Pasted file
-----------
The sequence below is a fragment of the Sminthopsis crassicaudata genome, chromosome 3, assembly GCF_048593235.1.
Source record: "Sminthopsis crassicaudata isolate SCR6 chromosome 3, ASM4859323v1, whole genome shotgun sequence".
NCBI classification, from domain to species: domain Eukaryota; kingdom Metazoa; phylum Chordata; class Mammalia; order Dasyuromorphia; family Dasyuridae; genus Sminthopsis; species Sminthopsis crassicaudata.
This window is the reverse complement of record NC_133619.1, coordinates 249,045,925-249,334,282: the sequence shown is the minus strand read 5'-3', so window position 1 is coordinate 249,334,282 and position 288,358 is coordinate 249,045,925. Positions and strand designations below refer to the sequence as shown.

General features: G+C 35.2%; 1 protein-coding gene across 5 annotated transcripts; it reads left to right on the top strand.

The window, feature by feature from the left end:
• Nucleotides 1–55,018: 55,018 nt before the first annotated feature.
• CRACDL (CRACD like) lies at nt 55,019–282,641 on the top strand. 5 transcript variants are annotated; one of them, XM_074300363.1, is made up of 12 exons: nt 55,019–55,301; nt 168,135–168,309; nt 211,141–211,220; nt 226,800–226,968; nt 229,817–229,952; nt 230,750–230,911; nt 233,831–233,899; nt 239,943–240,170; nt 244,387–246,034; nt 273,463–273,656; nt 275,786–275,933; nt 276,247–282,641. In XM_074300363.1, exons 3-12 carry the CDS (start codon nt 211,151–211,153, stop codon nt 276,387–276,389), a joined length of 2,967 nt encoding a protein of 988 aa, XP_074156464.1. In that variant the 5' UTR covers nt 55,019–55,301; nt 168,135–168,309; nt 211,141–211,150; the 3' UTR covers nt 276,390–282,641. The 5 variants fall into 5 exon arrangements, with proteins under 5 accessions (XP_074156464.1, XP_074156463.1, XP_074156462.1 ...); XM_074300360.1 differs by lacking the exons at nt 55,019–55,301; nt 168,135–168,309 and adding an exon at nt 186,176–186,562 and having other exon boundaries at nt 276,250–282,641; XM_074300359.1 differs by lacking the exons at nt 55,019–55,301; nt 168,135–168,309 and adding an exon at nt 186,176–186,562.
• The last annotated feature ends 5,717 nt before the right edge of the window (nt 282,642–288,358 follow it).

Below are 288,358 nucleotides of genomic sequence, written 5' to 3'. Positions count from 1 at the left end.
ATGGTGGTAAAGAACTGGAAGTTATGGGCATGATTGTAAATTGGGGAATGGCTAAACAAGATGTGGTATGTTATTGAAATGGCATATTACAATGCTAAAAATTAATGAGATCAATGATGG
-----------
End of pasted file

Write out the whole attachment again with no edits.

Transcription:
The sequence below is a fragment of the Sminthopsis crassicaudata genome, chromosome 3, assembly GCF_048593235.1.
Source record: "Sminthopsis crassicaudata isolate SCR6 chromosome 3, ASM4859323v1, whole genome shotgun sequence".
NCBI classification, from domain to species: domain Eukaryota; kingdom Metazoa; phylum Chordata; class Mammalia; order Dasyuromorphia; family Dasyuridae; genus Sminthopsis; species Sminthopsis crassicaudata.
This window is the reverse complement of record NC_133619.1, coordinates 249,045,925-249,334,282: the sequence shown is the minus strand read 5'-3', so window position 1 is coordinate 249,334,282 and position 288,358 is coordinate 249,045,925. Positions and strand designations below refer to the sequence as shown.

General features: G+C 35.2%; 1 protein-coding gene across 5 annotated transcripts; it reads left to right on the top strand.

The window, feature by feature from the left end:
• Nucleotides 1–55,018: 55,018 nt before the first annotated feature.
• CRACDL (CRACD like) lies at nt 55,019–282,641 on the top strand. 5 transcript variants are annotated; one of them, XM_074300363.1, is made up of 12 exons: nt 55,019–55,301; nt 168,135–168,309; nt 211,141–211,220; nt 226,800–226,968; nt 229,817–229,952; nt 230,750–230,911; nt 233,831–233,899; nt 239,943–240,170; nt 244,387–246,034; nt 273,463–273,656; nt 275,786–275,933; nt 276,247–282,641. In XM_074300363.1, exons 3-12 carry the CDS (start codon nt 211,151–211,153, stop codon nt 276,387–276,389), a joined length of 2,967 nt encoding a protein of 988 aa, XP_074156464.1. In that variant the 5' UTR covers nt 55,019–55,301; nt 168,135–168,309; nt 211,141–211,150; the 3' UTR covers nt 276,390–282,641. The 5 variants fall into 5 exon arrangements, with proteins under 5 accessions (XP_074156464.1, XP_074156463.1, XP_074156462.1 ...); XM_074300360.1 differs by lacking the exons at nt 55,019–55,301; nt 168,135–168,309 and adding an exon at nt 186,176–186,562 and having other exon boundaries at nt 276,250–282,641; XM_074300359.1 differs by lacking the exons at nt 55,019–55,301; nt 168,135–168,309 and adding an exon at nt 186,176–186,562.
• The last annotated feature ends 5,717 nt before the right edge of the window (nt 282,642–288,358 follow it).

Below are 288,358 nucleotides of genomic sequence, written 5' to 3'. Positions count from 1 at the left end.
ATGGTGGTAAAGAACTGGAAGTTATGGGCATGATTGTAAATTGGGGAATGGCTAAACAAGATGTGGTATGTTATTGAAATGGCATATTACAATGCTAAAAATTAATGAGATCAATGATGG